# Tag Info

18

You don't want to use something like the Mersenne Twister for gambling. It is not cryptographically secure. Given a small amount of output, it is relatively straightforward to compute all future outputs. These algorithms are designed for things like Monte-Carlo simulations and things of that ilk. A better option is to select a 128-bit key at random and ...

18

"PRNG" means "Pseudorandom Number Generator" which means that a sequence of numbers (bits, bytes...) is produced from an algorithm which looks random, but is in fact deterministic (the sequence is generated from some unknown internal state), hence pseudorandom. Such pseudorandomness can be cryptographically secure, or not. It is cryptographically secure if ...

15

We simply strive for crypto that's as close as possible to ideal. Indistinguishably is the strongest property we can demand from a PRNG/streamcipher. It's hard to predict which non ideal properties will lead to problems at some point in the future. For example the non ideal properties that lead to padding oracles, BEAST, CRIME or the RC4 biases were known ...

14

A simple way to imagine the effect of the hash function is a truncation. A "good" hash function ought to behave like a random oracle. If your source has entropy $s$ bits, then this means that the source somehow assumes $2^s$ possible values. When processed with a random oracle with an $n$-bit output, you force the $2^s$ input values into $2^n$ possible ...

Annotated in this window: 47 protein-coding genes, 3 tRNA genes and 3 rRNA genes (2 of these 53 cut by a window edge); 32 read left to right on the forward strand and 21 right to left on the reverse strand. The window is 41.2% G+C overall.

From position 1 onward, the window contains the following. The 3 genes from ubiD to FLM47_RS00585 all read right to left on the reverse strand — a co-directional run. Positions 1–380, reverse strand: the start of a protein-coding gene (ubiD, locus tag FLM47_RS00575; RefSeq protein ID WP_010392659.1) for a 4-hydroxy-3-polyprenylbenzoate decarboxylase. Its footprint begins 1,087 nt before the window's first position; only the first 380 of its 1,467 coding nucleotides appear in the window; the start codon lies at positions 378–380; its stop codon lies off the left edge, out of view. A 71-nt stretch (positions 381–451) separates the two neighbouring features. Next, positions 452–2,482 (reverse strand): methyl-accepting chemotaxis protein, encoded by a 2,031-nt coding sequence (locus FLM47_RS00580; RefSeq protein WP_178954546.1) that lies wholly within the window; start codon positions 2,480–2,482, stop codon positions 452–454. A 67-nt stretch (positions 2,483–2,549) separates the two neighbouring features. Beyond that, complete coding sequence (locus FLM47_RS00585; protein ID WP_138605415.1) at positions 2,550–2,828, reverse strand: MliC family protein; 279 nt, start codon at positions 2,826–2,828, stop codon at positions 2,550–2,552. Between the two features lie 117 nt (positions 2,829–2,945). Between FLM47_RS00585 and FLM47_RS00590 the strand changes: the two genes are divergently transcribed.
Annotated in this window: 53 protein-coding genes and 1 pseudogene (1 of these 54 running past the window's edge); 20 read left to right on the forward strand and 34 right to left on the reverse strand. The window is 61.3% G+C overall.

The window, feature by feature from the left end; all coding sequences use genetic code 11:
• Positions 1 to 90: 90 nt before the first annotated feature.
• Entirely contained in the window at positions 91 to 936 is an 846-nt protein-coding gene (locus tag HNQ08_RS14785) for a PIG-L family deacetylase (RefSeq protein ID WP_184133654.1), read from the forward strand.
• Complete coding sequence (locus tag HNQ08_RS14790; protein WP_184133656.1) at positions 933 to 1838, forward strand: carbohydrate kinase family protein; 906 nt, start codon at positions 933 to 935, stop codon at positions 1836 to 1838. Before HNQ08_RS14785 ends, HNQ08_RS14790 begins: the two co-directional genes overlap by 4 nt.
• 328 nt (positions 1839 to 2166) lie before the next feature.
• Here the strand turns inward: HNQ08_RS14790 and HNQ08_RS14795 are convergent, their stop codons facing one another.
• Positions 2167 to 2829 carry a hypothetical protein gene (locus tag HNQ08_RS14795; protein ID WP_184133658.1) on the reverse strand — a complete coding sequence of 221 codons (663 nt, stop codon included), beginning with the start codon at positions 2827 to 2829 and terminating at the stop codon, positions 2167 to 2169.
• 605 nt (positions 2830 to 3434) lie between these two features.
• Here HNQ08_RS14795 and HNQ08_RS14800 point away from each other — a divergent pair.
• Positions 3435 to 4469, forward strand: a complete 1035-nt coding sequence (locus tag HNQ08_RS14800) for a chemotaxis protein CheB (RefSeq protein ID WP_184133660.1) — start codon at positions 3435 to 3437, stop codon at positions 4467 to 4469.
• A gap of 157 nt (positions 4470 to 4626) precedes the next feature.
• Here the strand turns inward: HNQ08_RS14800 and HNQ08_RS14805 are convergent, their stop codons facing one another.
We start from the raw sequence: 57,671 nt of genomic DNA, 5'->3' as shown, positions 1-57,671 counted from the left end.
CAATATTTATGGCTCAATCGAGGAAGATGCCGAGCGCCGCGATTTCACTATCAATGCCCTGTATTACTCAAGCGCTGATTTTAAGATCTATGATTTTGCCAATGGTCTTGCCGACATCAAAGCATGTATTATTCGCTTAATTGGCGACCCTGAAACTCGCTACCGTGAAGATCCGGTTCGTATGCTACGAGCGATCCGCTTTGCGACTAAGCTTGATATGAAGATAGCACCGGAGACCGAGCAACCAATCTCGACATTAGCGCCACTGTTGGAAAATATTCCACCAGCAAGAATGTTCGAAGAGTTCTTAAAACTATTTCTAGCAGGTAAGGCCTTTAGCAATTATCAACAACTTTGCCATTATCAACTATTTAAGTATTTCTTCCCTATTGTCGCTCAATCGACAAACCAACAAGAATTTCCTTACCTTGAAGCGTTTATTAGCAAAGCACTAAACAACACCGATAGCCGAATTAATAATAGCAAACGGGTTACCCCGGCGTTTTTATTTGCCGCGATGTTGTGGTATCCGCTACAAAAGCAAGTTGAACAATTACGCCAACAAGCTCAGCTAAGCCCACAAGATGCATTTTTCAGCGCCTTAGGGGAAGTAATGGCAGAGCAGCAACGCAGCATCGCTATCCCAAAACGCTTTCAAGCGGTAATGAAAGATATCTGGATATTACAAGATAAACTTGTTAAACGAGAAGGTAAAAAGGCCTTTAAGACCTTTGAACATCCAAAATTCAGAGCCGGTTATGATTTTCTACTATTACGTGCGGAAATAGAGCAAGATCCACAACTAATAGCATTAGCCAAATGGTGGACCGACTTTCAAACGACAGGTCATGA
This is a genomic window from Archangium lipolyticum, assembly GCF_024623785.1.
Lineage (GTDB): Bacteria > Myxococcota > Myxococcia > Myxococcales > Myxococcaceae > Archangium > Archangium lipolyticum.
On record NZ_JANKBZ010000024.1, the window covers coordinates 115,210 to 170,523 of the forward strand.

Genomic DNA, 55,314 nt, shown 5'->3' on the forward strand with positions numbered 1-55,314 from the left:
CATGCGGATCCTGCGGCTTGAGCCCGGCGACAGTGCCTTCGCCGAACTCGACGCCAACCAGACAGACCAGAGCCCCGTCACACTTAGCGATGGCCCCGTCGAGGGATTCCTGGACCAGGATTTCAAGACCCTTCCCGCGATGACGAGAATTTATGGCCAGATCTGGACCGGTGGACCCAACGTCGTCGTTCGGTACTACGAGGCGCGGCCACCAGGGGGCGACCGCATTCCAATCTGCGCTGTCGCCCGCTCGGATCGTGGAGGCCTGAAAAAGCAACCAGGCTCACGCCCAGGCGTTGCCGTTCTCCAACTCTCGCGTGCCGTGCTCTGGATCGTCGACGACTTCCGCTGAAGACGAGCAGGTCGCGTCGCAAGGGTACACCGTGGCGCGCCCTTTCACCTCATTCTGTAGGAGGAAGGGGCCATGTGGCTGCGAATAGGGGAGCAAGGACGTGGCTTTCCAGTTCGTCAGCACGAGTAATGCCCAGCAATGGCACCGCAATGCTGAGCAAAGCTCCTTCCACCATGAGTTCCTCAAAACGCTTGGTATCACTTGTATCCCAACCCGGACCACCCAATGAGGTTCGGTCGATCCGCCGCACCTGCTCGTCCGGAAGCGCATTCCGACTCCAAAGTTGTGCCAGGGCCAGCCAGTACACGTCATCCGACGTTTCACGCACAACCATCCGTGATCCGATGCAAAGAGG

14

No, that would not be a true RNG, because these physics engines would just repeat the exact same calculation and thus repeat the whole sequence of random numbers - like a PRNG. The starting conditions are the seed of this PRNG. Dice are truly random in the real world. Well, are they? If we ignore quantum effects, we could measure all relevant values of the ...

13

We currently have no way to prove that a specific PRNG is cryptographically secure. In fact, we currently cannot prove that there exists a cryptographically secure PRNG (!). If you scale back the requirement from "mathematical proof" to "something we generally accept", there's still no way for an automated test to verify that a specific output is ...

11

It fails to be a cryptographically-strong PRNG because it is predictable: given some outputs, you can predict the next outputs. For instance, if you observe the outputs at offsets 0, 1, and 4096, you can predict what the output will be at offset 4097. What it's missing: it's not that it's missing some little tweak (just change line 7 to use addition ...

10